Sounds simple enough right? But then how do you evaluate your trainer’s worth over time? They said and did all of the right things up front but the next step is yet to come. The actual work! Your job of evaluating your trainer has just begun. So what should you watch for? How do you know if you have found a good trainer or should kick him or her to the curb?
1. Are you seeing results? You should see progress in 30 days especially in the beginning. If you haven’t seen progress, hire another trainer. Sound harsh? Well, think about what you are paying for.
2. Does your trainer start your session with warm up exercises on the treadmill or other apparatus? Yes. It’s important to warm up but do you need to pay your trainer to watch you walk or stair step? Think about where your paid for hour is being spent. Maybe your program is only really only 30 minutes of “personal training”. Spend wisely and warm up and cool down before and after your appointment.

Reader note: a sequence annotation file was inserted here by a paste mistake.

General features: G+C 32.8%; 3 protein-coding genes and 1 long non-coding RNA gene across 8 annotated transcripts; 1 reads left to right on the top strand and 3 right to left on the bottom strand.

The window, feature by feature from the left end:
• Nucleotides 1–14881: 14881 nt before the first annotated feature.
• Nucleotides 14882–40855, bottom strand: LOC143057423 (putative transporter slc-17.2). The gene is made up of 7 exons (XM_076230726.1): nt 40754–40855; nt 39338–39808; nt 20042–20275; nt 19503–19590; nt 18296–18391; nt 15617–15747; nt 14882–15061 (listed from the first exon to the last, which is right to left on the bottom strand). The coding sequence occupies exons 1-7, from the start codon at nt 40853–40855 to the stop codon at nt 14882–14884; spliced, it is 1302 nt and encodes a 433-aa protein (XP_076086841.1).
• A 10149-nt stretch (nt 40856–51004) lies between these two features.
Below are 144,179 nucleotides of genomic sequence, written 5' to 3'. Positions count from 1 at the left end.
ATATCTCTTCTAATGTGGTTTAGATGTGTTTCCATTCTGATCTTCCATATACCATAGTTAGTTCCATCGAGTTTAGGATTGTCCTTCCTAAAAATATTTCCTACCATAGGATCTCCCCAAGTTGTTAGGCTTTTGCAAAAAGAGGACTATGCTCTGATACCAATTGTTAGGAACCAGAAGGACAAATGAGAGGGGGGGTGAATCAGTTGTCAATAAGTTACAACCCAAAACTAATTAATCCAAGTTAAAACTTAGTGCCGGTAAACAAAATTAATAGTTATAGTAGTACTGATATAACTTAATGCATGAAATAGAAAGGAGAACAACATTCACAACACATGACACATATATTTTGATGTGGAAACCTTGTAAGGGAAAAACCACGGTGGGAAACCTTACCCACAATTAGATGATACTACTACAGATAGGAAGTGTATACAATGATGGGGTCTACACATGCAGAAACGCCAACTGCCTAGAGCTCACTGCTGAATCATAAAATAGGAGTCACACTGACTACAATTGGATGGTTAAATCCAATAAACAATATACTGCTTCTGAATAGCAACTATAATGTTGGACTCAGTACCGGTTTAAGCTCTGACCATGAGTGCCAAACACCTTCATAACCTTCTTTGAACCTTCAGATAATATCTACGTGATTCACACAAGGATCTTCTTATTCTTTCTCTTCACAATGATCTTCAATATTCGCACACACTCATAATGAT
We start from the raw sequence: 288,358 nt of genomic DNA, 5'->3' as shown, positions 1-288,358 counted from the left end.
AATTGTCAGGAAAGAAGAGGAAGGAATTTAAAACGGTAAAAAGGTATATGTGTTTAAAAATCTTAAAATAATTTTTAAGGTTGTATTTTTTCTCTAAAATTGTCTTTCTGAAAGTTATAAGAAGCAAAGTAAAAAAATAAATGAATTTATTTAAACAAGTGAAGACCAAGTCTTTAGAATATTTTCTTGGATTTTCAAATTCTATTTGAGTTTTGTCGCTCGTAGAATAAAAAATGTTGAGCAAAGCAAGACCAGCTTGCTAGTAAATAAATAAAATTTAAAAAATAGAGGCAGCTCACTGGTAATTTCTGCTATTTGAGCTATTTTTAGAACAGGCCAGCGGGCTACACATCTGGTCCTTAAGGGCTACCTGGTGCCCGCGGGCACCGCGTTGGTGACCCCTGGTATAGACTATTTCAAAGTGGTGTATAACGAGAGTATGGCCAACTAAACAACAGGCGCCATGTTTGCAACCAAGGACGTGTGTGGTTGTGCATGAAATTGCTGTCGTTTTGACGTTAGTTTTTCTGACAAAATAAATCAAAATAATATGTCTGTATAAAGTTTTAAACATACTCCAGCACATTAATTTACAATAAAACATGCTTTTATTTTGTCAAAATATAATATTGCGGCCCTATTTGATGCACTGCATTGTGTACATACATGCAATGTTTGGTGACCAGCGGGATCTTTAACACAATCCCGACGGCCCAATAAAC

3. Does your trainer change your routine so frequently that you never see any progression of weight for exercises or even be able to recall what weights you use for exercises?
4. Does your trainer keep a log of your weights, reps & sets?
5. Does your trainer start your program off with abdominal exercises? Think about it! If you weaken your core, your stabilizers! before going into any compound movements, what the chances you will experience an injury?
6. Does your trainer have you focused on machines vs. free weights? Or balancing on bosu balls or other crazy contraptions? Basic compound movements, resistance with weights, cables, bands, bodyweight, is far better than being locked into some machine with a fixed path working only one muscle at a time. And forget the balancing acts. You aren’t strengthening anything except your balancing skills. Again, what are you paying for/
7. Does your trainer respect your time together by not answering their cell phone or talking to other members? The focus should be on YOU and your time together.
8. Is your trainer highly conversational? How can you possibly get a great workout if are engaged in constant conversation? How will you ever find your max lift if you are distracted?